A geo-engineered world

Illustration by Rui Ricardo
Date:28 February 2010 Tags:, , , ,

Scientists envision radical ideas to rid the planet of global warming ills, but the cures won’t come without risks.

The term geo-engineering – direct technological interventions to reshape the planet – calls to mind the dark laughter of a science-fiction villain. But researchers are pondering ways to use geo-engineering to counter the effects of global warming. In the past year, three European institutions released reports on the benefi ts and risks of “climate engineering”.

Recommendations vary, but the reports each conclude that the most promising technologies should be tested on small scales. Scientists worry that some nation’s future unilateral geo-engineering project could cause frightening side effects that cross national boundaries. “If a country’s leaders feel some existential threat, they might resort to desperate measures,” says Ken Caldeira, a senior scientist at the Carnegie Institution at Stanford University. “What if Greenland is sliding into the ocean? And what if you could stop it?”

Is earth ready for these global warming fixes?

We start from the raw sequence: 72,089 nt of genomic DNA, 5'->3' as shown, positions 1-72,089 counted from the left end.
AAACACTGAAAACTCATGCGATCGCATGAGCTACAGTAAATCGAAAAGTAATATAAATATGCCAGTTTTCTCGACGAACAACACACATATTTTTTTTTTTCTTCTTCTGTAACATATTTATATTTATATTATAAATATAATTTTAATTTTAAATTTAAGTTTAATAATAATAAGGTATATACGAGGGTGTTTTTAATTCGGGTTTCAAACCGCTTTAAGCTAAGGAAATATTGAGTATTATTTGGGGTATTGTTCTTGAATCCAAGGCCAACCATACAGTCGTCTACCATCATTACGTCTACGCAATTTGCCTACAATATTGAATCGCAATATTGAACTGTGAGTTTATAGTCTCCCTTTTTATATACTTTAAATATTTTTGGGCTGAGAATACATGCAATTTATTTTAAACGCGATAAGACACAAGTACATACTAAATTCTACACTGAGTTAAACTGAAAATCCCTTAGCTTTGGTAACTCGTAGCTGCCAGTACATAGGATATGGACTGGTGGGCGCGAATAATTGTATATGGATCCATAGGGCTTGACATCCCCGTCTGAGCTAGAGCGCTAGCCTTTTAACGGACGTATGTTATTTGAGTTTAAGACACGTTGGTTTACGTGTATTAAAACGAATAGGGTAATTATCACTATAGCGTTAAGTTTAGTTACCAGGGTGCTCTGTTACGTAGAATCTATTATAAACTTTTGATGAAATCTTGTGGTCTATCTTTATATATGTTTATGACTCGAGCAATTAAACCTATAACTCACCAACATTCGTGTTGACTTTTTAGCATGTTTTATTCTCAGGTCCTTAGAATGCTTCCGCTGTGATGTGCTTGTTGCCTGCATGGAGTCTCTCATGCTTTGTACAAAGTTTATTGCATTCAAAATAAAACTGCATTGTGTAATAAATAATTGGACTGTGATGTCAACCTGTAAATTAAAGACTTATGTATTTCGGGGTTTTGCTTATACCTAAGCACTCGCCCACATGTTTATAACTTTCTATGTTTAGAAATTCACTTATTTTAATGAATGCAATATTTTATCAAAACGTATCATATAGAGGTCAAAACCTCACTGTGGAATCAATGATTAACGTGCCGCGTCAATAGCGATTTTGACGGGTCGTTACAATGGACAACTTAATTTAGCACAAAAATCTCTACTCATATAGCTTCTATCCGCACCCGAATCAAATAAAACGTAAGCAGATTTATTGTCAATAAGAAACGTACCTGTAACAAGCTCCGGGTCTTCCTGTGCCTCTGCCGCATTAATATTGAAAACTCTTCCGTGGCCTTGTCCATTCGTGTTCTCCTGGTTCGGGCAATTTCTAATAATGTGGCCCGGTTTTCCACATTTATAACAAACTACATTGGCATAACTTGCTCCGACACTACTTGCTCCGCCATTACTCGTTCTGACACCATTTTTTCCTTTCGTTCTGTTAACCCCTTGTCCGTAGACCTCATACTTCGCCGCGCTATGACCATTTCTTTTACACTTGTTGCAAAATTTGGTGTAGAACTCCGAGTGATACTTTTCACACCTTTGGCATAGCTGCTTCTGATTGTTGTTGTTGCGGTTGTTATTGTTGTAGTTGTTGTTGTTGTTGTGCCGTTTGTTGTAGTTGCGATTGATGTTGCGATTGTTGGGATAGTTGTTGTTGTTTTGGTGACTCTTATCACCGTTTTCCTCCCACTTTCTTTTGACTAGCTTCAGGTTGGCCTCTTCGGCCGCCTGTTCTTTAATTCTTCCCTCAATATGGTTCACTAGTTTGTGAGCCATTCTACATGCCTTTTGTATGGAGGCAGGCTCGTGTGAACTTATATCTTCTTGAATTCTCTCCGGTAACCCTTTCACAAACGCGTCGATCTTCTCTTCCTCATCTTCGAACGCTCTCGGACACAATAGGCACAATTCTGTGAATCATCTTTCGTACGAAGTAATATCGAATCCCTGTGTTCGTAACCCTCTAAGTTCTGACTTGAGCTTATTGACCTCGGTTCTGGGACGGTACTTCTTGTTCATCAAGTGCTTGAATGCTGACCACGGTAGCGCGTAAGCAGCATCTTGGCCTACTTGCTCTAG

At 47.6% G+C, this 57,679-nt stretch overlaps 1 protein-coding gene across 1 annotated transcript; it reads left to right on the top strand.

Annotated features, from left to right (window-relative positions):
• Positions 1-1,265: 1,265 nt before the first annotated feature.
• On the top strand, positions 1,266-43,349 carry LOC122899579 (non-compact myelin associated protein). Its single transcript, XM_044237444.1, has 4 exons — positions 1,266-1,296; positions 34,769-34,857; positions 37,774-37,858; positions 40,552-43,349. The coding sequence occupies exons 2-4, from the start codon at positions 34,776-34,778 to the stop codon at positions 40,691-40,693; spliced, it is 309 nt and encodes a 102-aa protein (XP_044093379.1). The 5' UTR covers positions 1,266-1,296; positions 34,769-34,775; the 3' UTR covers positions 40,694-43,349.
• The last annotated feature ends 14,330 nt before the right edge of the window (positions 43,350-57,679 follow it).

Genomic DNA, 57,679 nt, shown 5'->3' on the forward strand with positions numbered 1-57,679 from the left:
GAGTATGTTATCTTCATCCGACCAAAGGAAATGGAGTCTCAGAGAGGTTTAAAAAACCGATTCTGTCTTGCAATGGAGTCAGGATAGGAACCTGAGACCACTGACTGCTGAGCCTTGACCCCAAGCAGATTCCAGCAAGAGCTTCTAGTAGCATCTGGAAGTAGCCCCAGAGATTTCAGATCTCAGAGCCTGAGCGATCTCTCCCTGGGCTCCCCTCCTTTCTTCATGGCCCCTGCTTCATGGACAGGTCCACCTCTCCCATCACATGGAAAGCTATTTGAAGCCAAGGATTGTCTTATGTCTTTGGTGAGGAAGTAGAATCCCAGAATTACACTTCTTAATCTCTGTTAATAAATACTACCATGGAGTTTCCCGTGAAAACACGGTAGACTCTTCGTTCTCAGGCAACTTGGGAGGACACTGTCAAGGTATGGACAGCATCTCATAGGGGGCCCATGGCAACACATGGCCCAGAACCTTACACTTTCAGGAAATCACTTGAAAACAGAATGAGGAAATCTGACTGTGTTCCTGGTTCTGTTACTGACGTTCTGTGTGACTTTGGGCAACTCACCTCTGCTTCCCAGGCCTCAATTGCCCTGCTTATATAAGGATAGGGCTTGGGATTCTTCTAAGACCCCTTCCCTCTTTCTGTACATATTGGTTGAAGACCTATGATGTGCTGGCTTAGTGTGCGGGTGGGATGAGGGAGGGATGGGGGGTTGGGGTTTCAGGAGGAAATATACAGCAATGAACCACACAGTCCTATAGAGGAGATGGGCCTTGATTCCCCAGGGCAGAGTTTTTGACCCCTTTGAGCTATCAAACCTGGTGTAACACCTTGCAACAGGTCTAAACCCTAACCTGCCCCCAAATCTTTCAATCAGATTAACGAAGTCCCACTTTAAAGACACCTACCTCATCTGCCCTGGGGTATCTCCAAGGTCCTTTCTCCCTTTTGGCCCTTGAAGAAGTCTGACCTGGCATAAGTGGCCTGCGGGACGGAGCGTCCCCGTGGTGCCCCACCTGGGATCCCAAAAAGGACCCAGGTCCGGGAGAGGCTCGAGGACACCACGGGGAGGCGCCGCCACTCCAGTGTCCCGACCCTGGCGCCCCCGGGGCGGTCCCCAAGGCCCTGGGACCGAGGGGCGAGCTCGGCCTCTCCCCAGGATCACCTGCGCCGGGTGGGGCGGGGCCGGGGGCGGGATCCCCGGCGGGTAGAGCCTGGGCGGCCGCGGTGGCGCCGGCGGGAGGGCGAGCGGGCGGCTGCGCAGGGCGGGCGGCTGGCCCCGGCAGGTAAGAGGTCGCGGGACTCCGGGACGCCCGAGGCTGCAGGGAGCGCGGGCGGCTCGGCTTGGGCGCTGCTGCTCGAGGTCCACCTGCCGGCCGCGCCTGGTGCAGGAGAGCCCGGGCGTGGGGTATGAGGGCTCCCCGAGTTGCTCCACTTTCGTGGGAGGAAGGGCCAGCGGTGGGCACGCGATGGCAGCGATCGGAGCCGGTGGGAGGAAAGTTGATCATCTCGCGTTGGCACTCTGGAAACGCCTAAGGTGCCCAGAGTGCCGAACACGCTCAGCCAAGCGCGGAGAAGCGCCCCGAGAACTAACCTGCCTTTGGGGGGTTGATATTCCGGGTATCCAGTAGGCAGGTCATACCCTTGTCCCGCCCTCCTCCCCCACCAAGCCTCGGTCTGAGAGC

Dim the sky

Objective: Block solar radiation to drop Earth’s surface temperature.
Proposal: Unmanned airships or air-bursting artillery rounds inject sulphur-dioxide particles into the stratosphere. A former Microsoft executive proposes lofting a hose with helium balloons to pump liquefied sulphur dioxide into the sky.
Blowback: Global temperatures could spike as soon as treatments stop. Seeded areas may see redder, hazier skies.
Proposed by: Copenhagen Consensus Centre

Soak the clouds

Objective: Decrease the amount of sunlight – and heat – absorbed by cloud cover.
Proposal: Funnel salt water into the air with robotic ships, brightening clouds to cool specific areas, such as the Arctic.
Blowback: The tactic is likely to alter weather patterns, nudging rainfall from one region to another in unpredictable ways. The good news is that seawater droplets cycle out of clouds within a few days.
Proposed by: Copenhagen Consensus Centre

Grow algae everywhere

Objective: Suck carbon dioxide out of the atmosphere, reducing greenhouse gases that contribute to warming.
Proposal: Deploy vast algae farms on land and at sea. Strips of algae could be built on to buildings, and kilometres of algae- filled plastic bags could stretch across an ocean’s surface.
Blowback: To work well, a continent of algae is needed, and that’s more pricey than other carboncapture schemes.
Proposed by: Nasa (algae farms); Institution of Mechanical Engineers, UK (buildings)

Whitewash everything

Objective: Deflect solar radiation to cool the surface of the planet.
Proposal: Installing white or otherwise reflective roofs on buildings and replacing less reflective crops with ones engineered to be glossier could lower summer temperatures in the US by nearly 1°.
Blowback: Large-scale genetic modification of crops could face stiff resistance, and there might not be enough rooftops to make a difference.
Proposed by: University of Bristol, UK (crops); US Secretary of Energy Steven Chu (roofs)

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